Six days later, David Corbett’s dog Pickles became a national celebrity by sniffing out a package on a side of the road in southeast London that contained an unharmed trophy which was made available in time for the World Cup. Brazil’s hope for a three-peat was thwarted by the English side that won its sole World Cup title, keeping the trophy in England for another four years. Corbett received a £6 reward while Pickles appeared on television and in movies. No one was ever caught or convicted for the theft.

Disappearance in Brazil

Brazil would not be denied, however. After its third title won at the very next World Cup in Mexico, the Seleção were permanently awarded with Jules Rimet Trophy. Intending to keep the trophy safe, unlike those Brits, the Brazilian Football Confederation displayed it inside a bullet-proof casing inside its Rio de Janeiro headquarters. It would be secure for no more than 13 years.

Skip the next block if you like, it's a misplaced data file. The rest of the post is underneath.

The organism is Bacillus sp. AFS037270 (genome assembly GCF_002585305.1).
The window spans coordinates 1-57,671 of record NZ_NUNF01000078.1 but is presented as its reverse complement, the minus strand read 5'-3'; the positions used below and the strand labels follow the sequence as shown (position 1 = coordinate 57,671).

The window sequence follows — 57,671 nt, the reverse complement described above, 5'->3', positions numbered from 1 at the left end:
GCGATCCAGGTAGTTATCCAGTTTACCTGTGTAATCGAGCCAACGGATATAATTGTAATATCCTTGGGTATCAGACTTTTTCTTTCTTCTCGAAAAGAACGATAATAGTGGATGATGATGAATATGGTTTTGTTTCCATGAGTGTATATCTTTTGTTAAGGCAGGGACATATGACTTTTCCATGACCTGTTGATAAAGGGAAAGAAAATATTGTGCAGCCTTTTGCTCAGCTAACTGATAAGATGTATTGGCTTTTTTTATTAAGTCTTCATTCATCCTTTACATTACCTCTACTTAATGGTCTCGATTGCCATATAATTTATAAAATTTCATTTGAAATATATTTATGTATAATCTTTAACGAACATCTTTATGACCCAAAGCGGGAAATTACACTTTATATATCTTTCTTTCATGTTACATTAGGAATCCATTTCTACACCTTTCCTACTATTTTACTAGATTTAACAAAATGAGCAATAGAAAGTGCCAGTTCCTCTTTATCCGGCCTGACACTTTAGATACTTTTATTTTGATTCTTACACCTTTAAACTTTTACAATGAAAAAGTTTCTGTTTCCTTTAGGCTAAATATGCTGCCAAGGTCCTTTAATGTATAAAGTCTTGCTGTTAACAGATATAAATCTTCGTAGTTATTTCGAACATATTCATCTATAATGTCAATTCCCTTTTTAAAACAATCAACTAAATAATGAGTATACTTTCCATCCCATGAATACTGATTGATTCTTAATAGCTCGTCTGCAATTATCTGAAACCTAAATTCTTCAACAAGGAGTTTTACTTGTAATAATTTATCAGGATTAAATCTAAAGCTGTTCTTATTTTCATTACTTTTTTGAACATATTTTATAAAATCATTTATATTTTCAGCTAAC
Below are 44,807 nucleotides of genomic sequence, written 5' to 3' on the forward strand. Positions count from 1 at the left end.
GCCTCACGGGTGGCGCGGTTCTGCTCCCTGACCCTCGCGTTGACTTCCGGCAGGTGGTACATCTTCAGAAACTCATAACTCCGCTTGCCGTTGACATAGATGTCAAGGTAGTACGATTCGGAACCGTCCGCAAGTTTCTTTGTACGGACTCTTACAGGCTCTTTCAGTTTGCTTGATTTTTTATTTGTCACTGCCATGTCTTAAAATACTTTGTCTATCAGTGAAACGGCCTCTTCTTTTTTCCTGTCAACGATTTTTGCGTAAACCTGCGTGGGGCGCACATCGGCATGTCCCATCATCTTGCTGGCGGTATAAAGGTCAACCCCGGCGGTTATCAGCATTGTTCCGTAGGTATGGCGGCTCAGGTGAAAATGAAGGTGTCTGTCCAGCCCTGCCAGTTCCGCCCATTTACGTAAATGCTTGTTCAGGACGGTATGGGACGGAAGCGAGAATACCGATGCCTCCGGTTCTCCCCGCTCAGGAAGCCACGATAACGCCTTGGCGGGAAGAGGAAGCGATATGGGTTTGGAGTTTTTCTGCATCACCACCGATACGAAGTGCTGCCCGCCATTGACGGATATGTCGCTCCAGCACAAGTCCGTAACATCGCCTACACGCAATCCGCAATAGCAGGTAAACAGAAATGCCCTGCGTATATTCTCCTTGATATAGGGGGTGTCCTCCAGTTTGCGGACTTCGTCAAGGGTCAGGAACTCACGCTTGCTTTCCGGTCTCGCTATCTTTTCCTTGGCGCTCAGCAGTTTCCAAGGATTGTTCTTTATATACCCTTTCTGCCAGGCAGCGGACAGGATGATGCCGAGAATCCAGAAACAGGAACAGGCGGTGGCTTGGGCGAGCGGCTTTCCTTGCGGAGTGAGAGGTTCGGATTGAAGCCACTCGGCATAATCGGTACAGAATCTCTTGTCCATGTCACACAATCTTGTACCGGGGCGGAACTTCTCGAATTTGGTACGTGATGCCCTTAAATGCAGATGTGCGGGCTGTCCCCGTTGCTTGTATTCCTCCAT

In 1983, Brazil’s schadenfreude was not left unpunished. In his book “Futebol: The Brazilian Way of Life,” Alex Bellos describes how after having tied a night guard, two men pried opened the cabinet holding the trophy with a crowbar. It apparently did not occur to the thieves to shoot their way through the glass.